Respect for mystery

     The Greeks were great masters at describing human behavior through small stories that we usually call myths. All the generations that came after them, from Freud’s psychoanalysis (with the Oedipus complex, for example) to the films of Hollywood (like Morpheus in “Matrix”) ended up drinking from this source.
     For a good part of my life, one of those stories left me very intrigued: the myth of Psyche.
     Once upon a time ... a beautiful princess was admired by all but nobody dared to ask for her hand in marriage. In despair, the king consulted the god Apollo, who told him that Psyche should be left alone, dressed in mourning, on top of a mountain. Before day broke a serpent would come to meet and marry her. The king obeyed, and all night the princess waited, in terror and dying of cold, for her husband to appear.
     She finally fell asleep. When she awoke she was in a beautiful palace, transformed into a queen. Every night her husband came to her and they made love, but he had imposed a sole condition: Psyche could have all she desired but she had to show utter trust and could never see his face.
     The young woman lived happily for a long time; she had comfort, affection, happiness, she was in love with the man who came to her every night. However, now and again she was afraid she was married to a horrid serpent. Early one morning, while her husband was sleeping, she shone a lamp on the bed, and saw lying there by her side Eros (or Cupid), a man of exceptional beauty. The light woke him up; he discovered that the woman he loved was incapable of respecting his only desire, and disappeared.
     Whenever I read this text, I used to wonder: can we never discover the face of love?
     I had to live for many years before I realized that love is an act of faith in another person, and its face should continue to be wrapped in mystery. It should be lived and relished at each and every minute, but whenever we try to understand it, the magic vanishes.
     When I accepted this I also began to let my life be guided by a strange language that I call “signs”. I know that the world is talking to me, I need to listen to it, and if I do so I shall always be guided towards what is most intense, passionate and beautiful. Of course, it is not easy and at times I feel like Psyche at the cliff, cold and terrified, but if I can pass through that night and deliver myself to the mystery and faith in life, I will always end up waking in a palace. All I need is to trust in Love, even though I run the risk of making a mistake.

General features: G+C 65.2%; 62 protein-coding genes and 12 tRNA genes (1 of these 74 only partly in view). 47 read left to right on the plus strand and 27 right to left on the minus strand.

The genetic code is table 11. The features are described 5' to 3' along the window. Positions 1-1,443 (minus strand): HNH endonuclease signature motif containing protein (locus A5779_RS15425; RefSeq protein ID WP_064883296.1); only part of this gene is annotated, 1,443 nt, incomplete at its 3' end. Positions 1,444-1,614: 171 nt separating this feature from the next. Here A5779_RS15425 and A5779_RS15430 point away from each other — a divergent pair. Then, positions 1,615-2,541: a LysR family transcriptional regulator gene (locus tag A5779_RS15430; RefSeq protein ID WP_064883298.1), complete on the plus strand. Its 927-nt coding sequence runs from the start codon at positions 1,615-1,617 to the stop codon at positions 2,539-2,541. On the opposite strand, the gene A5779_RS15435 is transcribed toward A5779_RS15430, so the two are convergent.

To conclude the Greek myth: desperate to have her love back, Psyche submits to a series of tasks imposed by Aphrodite (or Venus), the mother of Cupid (or Eros), who is envious of her beauty. One of the tasks is to deliver some of her beauty to Aphrodite. Psyche grows curious about the box that was supposed to contain the Goddess’ beauty and once again is unable to cope with the Mystery, so she decides to open it. Inside she finds not beauty but rather an infernal sleep that leaves her inert and immobile.
     Eros/Cupid is also in love, regretful for not having been more tolerant towards his wife. He manages to enter the castle and wake her from her deep sleep with the point of his arrow and once again tells her: “You almost died on account of your curiosity.” That is the great contradiction, Psyche sought for security in knowledge and found only insecurity.
     The two of them go to Jupiter, the supreme god, and implore that their union will never be undone. Jupiter passionately pleads the cause of the lovers and succeeds in gaining the support of Venus. From that day onwards, Psyche (the essence of the human being) and Eros (love) are always together. Whoever does not accept this and tries to find an explanation for magical and mysterious human relations will miss the best part of life.


With persmission from Author Paulo Coelho
"Warrior of the Light, a www.paulocoelho.com.br publication."

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